So I stayed in touch with them and have been out like our anchor. I’m always talking and connecting with them to understand what they’re thinking, what they’re doing next how they’re organising. Because when I spoke to you five years ago the situation in the UK was different. I had a lot more hope in our democratic structure. I was young, I’m young, I never knew that you could go forward and then go fly in back with a couple of decades. I’ve not lived through that before, where as my dad would be like ‘Yeah, we’ve lived through this before’ I hadn’t, I never understood how far we could go. And then we just come rolling back. 


I grew up in the eighties and it is like the eighties out there: dogshit, concrete, and racism. I never thought those things would come back and it’s all back. It’s genuinely scary.

I feel like what we need to be about has to be much more intentional now. So, I thought five or six years ago, in my head, I was like ‘I can see this vision of this thing that I wanna do in Birmingham, I want things to come together, I want more talent that is traditionally marginalized or pushed to the sides to come up through the middle and really have a platform to thrive. I want to use all this creativity that the social innovation space is talking about to actually do real shit with housing and with childcare and just with stuff that every day.’ 

And TEDX and stuff had made me super excited about this, particularly about black and brown talent, But that black and brown working class Brummie talent wasn’t being seen in the ways that other things were. And then with everything that’s happened and now: Shit. We’ve gone back 20 years. For some of these guys that’s got kids and stuff, we’ve got a responsibility to actually show them that the future isn’t a dead miserable horrific one where we all just drown because we can’t adapt to climate breakdown.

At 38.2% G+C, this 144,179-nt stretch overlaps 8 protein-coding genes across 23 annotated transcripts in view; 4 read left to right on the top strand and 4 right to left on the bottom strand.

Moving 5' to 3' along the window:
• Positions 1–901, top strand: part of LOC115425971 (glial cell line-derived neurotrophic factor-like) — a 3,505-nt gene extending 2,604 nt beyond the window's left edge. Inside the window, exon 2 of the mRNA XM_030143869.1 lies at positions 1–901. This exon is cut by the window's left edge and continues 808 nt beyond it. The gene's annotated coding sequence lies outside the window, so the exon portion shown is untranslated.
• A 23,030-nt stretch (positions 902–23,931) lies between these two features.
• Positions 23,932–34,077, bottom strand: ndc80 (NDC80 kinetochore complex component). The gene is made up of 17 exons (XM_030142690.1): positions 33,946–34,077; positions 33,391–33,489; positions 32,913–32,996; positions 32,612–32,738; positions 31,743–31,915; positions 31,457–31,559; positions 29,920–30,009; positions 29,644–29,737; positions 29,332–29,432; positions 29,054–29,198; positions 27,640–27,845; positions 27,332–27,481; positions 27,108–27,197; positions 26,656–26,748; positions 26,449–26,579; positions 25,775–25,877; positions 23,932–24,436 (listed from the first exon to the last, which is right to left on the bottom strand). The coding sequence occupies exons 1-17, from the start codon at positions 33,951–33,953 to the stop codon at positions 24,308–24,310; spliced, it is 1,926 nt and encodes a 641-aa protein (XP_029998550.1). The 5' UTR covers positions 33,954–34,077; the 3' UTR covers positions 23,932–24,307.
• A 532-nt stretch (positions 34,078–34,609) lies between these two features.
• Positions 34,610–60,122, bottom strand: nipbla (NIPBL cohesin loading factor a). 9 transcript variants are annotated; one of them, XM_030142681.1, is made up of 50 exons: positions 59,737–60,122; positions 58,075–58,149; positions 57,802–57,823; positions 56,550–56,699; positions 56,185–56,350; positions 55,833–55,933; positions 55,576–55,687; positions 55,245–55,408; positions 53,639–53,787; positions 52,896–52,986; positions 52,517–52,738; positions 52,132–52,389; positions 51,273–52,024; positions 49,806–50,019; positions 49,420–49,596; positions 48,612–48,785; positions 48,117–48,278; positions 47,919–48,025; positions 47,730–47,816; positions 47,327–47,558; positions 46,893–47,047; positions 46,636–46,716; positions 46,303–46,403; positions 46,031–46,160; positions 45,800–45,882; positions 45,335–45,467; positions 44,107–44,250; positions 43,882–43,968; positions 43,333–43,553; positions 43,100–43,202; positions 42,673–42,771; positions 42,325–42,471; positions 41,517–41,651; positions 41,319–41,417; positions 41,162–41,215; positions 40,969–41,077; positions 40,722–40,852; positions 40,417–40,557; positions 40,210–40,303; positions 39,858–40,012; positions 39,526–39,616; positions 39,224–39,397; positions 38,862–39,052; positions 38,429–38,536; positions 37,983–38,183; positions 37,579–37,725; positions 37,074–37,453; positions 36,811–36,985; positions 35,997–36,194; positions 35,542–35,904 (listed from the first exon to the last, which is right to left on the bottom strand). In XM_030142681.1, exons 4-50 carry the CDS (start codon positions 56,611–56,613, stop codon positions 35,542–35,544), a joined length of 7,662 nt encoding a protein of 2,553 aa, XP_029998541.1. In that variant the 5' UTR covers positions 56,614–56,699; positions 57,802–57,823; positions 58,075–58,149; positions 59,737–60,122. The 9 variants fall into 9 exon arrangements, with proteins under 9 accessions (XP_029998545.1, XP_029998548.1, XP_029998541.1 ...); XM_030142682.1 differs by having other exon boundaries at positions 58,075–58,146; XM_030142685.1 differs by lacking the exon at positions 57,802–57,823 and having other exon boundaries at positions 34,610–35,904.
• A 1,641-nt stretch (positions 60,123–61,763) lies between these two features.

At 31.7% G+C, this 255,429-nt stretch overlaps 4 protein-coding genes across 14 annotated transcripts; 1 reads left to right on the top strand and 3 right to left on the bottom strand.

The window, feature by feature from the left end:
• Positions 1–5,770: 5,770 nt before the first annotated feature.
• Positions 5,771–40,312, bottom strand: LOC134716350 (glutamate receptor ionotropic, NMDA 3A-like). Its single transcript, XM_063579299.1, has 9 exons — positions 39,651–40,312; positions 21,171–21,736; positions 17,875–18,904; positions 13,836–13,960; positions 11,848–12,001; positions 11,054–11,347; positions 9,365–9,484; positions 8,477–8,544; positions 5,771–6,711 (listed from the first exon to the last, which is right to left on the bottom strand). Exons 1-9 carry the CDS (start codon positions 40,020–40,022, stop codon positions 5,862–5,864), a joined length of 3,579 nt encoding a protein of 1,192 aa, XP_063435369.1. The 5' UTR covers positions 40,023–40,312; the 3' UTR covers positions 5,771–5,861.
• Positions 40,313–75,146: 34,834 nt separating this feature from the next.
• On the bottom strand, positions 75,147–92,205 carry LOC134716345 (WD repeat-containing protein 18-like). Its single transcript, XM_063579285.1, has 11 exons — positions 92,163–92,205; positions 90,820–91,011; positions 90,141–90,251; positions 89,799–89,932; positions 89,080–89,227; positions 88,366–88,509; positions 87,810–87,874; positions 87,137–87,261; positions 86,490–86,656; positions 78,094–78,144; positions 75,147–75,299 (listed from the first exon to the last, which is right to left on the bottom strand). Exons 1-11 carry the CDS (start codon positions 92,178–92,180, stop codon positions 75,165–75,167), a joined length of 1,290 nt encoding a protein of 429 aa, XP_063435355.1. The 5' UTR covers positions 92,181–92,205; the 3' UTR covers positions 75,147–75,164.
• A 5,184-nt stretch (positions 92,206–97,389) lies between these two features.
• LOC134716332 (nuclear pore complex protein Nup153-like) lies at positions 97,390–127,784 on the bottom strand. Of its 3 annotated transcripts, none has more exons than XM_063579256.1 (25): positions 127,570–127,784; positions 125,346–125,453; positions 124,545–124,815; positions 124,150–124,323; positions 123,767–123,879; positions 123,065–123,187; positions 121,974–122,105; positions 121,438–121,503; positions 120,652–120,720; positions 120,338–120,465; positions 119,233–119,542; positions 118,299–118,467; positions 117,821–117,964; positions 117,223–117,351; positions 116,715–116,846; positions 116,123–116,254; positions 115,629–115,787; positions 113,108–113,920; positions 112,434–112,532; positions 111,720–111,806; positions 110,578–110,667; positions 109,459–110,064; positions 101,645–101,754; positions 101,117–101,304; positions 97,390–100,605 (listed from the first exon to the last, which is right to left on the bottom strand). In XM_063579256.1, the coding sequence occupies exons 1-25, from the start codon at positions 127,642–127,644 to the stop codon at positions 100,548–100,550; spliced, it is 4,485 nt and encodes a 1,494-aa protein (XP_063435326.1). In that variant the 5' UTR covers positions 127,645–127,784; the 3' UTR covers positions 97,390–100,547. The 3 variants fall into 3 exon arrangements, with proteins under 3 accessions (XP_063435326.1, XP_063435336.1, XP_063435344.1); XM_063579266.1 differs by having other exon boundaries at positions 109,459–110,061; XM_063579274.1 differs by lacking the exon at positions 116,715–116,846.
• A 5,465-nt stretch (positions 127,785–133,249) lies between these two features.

Now, everything in the city is crumbling, you can see it, you can feel it, but somehow we keep telling everyone it’s okay ’cause we’ve got the Paradise development, and all this other stuff coming. So now I’m like ‘shit’ the role of something like us has to be much more radical, much more grassroots, more back to the heart of the city that we really know, because our problems have changed. So for that reason, people like Oakland still remain a huge inspiration because they are much more intentional about their activism. 


I’m really interested in how your religion plays into these values that you have. All the sikhs I know are the good guys, lots of community activism,  defending businesses during the riots and back out clearing up afterwards. Is that something you’ve thought about?

We were called to be spiritual, intellectual, social, physical warriors. In every way, we should be at the forefront of that fight for justice. So it’s easy to reconcile those two things. Remember that service is at the front of what we’re meant to do.